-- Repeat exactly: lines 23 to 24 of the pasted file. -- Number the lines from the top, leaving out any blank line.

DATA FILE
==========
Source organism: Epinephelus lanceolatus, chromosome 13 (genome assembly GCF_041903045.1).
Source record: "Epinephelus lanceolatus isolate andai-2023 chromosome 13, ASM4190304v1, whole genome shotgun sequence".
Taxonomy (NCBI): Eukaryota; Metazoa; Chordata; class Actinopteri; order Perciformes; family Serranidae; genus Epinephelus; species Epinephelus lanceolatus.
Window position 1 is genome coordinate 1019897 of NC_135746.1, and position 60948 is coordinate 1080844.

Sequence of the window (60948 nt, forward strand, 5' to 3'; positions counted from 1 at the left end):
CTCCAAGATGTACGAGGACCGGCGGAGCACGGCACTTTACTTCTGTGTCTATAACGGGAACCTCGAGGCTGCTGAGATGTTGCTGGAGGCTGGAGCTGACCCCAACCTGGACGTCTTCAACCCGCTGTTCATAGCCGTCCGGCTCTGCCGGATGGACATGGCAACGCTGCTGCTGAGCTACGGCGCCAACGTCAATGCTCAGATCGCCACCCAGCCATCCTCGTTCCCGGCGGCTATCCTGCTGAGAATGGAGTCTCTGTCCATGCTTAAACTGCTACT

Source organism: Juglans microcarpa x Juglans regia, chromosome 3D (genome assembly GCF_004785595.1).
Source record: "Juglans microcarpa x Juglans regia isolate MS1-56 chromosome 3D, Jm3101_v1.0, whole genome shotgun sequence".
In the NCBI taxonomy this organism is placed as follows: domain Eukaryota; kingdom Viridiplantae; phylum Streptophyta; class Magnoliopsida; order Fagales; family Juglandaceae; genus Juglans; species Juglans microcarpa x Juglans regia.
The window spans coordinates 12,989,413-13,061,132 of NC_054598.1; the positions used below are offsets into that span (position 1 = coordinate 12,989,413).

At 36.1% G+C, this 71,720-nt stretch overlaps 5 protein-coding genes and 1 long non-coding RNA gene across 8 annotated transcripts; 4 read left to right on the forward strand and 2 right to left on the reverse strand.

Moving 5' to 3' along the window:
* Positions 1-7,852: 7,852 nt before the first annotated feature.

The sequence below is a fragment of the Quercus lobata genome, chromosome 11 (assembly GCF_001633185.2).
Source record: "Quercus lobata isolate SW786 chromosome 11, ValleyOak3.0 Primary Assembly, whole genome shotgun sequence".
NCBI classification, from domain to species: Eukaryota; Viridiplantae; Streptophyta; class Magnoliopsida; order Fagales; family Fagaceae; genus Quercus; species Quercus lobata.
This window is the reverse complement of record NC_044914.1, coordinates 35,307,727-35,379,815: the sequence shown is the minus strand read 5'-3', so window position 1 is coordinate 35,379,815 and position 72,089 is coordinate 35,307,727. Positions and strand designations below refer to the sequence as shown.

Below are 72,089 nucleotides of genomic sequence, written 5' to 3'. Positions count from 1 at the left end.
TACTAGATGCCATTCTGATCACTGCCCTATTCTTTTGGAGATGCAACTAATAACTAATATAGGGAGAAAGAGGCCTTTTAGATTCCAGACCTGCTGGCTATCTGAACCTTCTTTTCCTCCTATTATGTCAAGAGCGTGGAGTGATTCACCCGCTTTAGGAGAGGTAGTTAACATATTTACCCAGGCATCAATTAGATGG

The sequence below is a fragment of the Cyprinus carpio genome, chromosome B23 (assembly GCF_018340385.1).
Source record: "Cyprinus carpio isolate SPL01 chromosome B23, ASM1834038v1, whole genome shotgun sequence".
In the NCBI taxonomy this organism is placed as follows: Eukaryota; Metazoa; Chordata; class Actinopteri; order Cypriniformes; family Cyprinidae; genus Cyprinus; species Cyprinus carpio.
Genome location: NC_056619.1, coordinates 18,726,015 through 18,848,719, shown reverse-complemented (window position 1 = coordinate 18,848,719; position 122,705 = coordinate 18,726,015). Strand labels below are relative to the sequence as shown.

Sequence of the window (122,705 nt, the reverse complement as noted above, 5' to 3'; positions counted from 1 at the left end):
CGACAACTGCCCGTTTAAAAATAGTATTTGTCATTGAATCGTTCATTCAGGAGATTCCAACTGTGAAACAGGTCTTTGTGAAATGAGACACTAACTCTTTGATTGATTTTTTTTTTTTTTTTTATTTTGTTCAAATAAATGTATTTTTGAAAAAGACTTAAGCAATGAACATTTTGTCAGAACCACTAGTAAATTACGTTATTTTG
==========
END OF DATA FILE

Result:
Genome location: NC_056619.1, coordinates 18,726,015 through 18,848,719, shown reverse-complemented (window position 1 = coordinate 18,848,719; position 122,705 = coordinate 18,726,015). Strand labels below are relative to the sequence as shown.

Sequence of the window (122,705 nt, the reverse complement as noted above, 5' to 3'; positions counted from 1 at the left end):